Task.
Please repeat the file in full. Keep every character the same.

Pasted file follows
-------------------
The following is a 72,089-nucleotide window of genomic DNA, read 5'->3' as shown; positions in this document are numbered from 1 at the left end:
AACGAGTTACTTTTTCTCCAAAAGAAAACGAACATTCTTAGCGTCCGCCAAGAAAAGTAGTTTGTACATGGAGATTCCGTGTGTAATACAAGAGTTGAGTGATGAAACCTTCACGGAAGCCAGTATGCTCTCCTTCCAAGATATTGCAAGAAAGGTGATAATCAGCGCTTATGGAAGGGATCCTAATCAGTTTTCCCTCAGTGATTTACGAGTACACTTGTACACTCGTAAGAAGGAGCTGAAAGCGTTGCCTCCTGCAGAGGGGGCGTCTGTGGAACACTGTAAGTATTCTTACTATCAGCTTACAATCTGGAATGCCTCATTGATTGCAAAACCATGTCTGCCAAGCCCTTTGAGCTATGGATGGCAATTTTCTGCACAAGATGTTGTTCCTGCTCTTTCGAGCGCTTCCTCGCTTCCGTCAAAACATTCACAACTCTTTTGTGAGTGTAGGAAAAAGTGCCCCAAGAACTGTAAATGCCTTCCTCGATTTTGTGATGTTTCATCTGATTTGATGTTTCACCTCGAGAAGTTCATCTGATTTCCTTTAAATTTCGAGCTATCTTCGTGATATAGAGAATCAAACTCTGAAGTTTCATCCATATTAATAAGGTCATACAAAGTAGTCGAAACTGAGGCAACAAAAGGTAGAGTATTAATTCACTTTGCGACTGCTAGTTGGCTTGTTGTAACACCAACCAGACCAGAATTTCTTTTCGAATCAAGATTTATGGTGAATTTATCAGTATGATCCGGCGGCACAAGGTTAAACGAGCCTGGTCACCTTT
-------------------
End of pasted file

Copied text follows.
The following is a 72,089-nucleotide window of genomic DNA, read 5'->3' as shown; positions in this document are numbered from 1 at the left end:
AACGAGTTACTTTTTCTCCAAAAGAAAACGAACATTCTTAGCGTCCGCCAAGAAAAGTAGTTTGTACATGGAGATTCCGTGTGTAATACAAGAGTTGAGTGATGAAACCTTCACGGAAGCCAGTATGCTCTCCTTCCAAGATATTGCAAGAAAGGTGATAATCAGCGCTTATGGAAGGGATCCTAATCAGTTTTCCCTCAGTGATTTACGAGTACACTTGTACACTCGTAAGAAGGAGCTGAAAGCGTTGCCTCCTGCAGAGGGGGCGTCTGTGGAACACTGTAAGTATTCTTACTATCAGCTTACAATCTGGAATGCCTCATTGATTGCAAAACCATGTCTGCCAAGCCCTTTGAGCTATGGATGGCAATTTTCTGCACAAGATGTTGTTCCTGCTCTTTCGAGCGCTTCCTCGCTTCCGTCAAAACATTCACAACTCTTTTGTGAGTGTAGGAAAAAGTGCCCCAAGAACTGTAAATGCCTTCCTCGATTTTGTGATGTTTCATCTGATTTGATGTTTCACCTCGAGAAGTTCATCTGATTTCCTTTAAATTTCGAGCTATCTTCGTGATATAGAGAATCAAACTCTGAAGTTTCATCCATATTAATAAGGTCATACAAAGTAGTCGAAACTGAGGCAACAAAAGGTAGAGTATTAATTCACTTTGCGACTGCTAGTTGGCTTGTTGTAACACCAACCAGACCAGAATTTCTTTTCGAATCAAGATTTATGGTGAATTTATCAGTATGATCCGGCGGCACAAGGTTAAACGAGCCTGGTCACCTTT